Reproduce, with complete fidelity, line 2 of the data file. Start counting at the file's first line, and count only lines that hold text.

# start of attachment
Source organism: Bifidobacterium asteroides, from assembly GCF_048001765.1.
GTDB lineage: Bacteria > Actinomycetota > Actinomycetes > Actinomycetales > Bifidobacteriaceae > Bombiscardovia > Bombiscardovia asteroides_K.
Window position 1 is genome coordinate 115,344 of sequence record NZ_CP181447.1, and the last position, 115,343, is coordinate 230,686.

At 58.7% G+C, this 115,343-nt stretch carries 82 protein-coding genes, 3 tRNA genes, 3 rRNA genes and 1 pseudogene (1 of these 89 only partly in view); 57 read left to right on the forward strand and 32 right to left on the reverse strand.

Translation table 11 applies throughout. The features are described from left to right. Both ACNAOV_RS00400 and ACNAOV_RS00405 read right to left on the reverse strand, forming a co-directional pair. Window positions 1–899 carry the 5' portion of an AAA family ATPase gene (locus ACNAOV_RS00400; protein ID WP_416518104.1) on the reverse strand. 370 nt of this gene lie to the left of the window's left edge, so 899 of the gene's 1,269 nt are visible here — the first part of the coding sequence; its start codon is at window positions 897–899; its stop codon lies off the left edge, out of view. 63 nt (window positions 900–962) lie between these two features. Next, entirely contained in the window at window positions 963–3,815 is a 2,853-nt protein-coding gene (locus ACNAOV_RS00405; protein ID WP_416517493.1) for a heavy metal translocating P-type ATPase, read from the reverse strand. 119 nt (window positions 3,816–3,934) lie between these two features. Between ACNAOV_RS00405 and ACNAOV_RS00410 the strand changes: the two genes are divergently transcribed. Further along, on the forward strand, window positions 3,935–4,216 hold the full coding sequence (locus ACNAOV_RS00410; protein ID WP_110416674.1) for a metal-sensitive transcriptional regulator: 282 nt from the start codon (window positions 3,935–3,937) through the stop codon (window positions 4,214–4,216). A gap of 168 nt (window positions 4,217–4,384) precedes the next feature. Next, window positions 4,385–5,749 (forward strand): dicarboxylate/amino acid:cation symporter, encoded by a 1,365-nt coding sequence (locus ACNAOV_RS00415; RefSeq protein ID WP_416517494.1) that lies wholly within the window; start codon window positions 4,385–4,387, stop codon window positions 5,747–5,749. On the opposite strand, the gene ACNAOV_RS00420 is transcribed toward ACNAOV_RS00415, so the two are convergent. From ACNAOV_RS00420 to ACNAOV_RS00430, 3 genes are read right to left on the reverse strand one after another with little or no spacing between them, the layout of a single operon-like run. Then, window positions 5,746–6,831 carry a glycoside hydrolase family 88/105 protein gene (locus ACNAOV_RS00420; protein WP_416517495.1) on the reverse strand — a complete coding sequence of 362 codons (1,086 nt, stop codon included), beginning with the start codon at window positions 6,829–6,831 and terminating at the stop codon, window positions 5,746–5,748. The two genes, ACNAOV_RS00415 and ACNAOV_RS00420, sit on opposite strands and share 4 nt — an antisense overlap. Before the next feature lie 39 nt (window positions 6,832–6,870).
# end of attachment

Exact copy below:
GTDB lineage: Bacteria > Actinomycetota > Actinomycetes > Actinomycetales > Bifidobacteriaceae > Bombiscardovia > Bombiscardovia asteroides_K.